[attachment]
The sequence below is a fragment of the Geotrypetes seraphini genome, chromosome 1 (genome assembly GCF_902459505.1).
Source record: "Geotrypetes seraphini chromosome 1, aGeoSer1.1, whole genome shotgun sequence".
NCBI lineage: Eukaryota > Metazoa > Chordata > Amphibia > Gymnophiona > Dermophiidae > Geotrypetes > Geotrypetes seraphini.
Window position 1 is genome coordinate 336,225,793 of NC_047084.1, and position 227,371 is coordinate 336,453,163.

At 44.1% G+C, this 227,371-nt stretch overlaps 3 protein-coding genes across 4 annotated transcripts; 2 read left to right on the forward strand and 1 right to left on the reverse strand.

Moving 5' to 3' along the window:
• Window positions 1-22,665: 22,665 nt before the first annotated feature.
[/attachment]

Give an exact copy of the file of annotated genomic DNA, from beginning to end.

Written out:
The sequence below is a fragment of the Geotrypetes seraphini genome, chromosome 1 (genome assembly GCF_902459505.1).
Source record: "Geotrypetes seraphini chromosome 1, aGeoSer1.1, whole genome shotgun sequence".
NCBI lineage: Eukaryota > Metazoa > Chordata > Amphibia > Gymnophiona > Dermophiidae > Geotrypetes > Geotrypetes seraphini.
Window position 1 is genome coordinate 336,225,793 of NC_047084.1, and position 227,371 is coordinate 336,453,163.

At 44.1% G+C, this 227,371-nt stretch overlaps 3 protein-coding genes across 4 annotated transcripts; 2 read left to right on the forward strand and 1 right to left on the reverse strand.

Moving 5' to 3' along the window:
• Window positions 1-22,665: 22,665 nt before the first annotated feature.